Many global states have pending or current legislation that allows the recreational use of marijuana. As such, there is an increased need to conduct evidence-based research on the effects of marijuana use, public perception, and public Policy experience in laboratory sciences, communication science, and surveillance combined with specific expertise in marijuana-related research which allows us to execute a variety of recreation of studies. For example, there is an expert in biological sample testing to, identify and know type marijuana products and related materials and determine levels of active physical ingredients. We also examine the physical-related characteristics and consequences of various types of usage. Active members in the society have extensive experience in capturing data from policy stakeholders and hard-to-reach populations, such as marijuana users, growers, and recreational centers. Also, these members have experience in evaluating public physical interventions to determine the effectiveness and design good recreational facilities for body physical improvements (NSDUH, 2002).

Medical Benefits of Marijuana

The medical benefits of marijuana (cannabis) are supposed to be given consideration. There is voluminous scientific research on the subject that verifies its efficacy when applied to a variety of medical conditions, and plenty of first-hand evidence that it works for those who use it for their own health problems. While this first-hand testimony that comes from real patients is usually the type of evidence that scientific purists disparage as "anecdotal," it is, in my opinion, the type of real-life experiential information that we should trust at least as much as the abstract statistical analyses of scientific studies. The medicinal use of marijuana is well known to be of benefit in the treatment of nausea and other side effects from chemotherapy. It also helps improve the diminished appetite that patients undergoing cancer treatment can experience (NSDUH, 2002). It lowers intraocular pressure in glaucoma patients, decreases spasticity and other neurologic symptoms in multiple sclerosis, and there is evidence that it is useful in a variety of additional medical conditions.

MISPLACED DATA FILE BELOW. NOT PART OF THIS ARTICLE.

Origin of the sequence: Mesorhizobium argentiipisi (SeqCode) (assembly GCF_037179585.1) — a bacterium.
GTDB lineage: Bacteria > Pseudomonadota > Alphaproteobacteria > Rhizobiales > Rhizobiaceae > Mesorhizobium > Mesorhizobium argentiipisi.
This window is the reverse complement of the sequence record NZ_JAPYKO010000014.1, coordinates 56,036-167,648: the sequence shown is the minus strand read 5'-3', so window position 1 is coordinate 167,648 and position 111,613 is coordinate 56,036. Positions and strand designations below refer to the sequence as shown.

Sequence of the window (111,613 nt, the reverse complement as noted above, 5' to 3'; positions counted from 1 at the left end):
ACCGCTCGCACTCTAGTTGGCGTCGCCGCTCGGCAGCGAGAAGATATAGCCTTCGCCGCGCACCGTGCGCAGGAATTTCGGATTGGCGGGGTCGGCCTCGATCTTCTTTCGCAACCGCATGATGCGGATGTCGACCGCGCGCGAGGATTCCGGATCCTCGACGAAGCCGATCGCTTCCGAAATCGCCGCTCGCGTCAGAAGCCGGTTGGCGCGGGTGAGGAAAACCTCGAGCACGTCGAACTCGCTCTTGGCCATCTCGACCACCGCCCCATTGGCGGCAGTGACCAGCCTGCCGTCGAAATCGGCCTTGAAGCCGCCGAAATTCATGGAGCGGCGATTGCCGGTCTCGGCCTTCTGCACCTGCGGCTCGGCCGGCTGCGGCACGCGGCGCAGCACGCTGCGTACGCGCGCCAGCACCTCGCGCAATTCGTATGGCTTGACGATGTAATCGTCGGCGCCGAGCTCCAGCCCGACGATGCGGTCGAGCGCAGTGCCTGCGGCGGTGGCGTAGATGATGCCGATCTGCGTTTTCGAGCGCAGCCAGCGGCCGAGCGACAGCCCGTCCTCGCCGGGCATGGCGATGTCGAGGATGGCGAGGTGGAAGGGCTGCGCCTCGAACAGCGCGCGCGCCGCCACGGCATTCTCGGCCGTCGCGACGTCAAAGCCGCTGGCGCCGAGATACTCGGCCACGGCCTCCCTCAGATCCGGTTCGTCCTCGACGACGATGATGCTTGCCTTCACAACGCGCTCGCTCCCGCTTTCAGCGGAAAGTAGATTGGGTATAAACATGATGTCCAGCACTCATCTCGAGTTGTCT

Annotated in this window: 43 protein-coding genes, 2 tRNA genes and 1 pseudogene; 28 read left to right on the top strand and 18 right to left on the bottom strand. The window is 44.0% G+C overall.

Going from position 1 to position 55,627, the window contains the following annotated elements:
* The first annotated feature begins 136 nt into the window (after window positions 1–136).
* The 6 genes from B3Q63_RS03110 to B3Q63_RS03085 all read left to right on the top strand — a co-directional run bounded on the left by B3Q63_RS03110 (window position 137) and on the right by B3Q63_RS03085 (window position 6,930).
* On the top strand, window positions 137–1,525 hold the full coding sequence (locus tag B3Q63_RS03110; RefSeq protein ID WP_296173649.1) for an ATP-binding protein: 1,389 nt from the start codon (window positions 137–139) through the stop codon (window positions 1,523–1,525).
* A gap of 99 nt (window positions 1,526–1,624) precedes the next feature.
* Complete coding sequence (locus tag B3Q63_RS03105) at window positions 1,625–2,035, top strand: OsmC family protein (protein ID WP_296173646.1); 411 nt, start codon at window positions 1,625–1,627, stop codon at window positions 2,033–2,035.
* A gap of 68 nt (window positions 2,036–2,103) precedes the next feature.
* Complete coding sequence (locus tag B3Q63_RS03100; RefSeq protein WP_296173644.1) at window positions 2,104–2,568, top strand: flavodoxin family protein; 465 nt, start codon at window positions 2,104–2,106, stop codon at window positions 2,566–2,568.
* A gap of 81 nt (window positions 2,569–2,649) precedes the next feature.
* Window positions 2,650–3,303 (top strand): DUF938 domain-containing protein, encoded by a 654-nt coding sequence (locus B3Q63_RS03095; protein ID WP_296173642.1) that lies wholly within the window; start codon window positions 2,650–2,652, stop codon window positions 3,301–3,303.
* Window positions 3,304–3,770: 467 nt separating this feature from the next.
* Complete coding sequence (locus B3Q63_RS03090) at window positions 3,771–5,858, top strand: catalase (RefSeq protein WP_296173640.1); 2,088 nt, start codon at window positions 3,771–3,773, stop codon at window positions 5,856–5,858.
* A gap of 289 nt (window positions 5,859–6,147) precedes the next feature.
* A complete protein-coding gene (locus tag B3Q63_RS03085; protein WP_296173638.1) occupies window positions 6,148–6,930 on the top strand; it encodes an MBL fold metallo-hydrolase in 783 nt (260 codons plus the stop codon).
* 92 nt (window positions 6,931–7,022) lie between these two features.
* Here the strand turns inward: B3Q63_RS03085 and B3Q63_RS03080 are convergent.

The importance of this research is to assist young people to decide on what should be good for their health among other elements of life. The clutter of messages about marijuana in popular culture creates an atmosphere of confusion and sends kids mixed signals about the drug. But what should be clear is that no responsible person thinks young people should use marijuana. Parents can help keep their children away from marijuana by letting them know its dangers, and by monitoring their activities, and staying involved in their lives (Green et al., 20000). For more information and useful tips about talking to kids about marijuana, visit www.theantidrug.com. Both of these Web sites are supported by the Office of National Drug Control Policy. Schools and communities can also play an important role by providing activities that keep young people interested and involved in healthy, drug-free programs. If you want to help dispel misperceptions and spread the truth about marijuana to help children grow up drug-free, you can: Educate yourself about the dangers of marijuana and keep up with scientific research into its harmful effects (Green et al., 20000).


Bovasso, G.B, (2001). Cannabis abuse as a risk factor for depressive symptoms. American

Journal of Psychiatry. 158:20332037.Green, B.E, and Ritter, C, (2000). Marijuana use and depression. Journal of Health and Social Behavior. 41(1):4049

National Survey on Drug Use and Health, 2002. Substance Abuse and Mental Health Services Administration, 2003.Prisoners in 2002. Bureau of Justice Statistics, July 2003, NCJ 200248.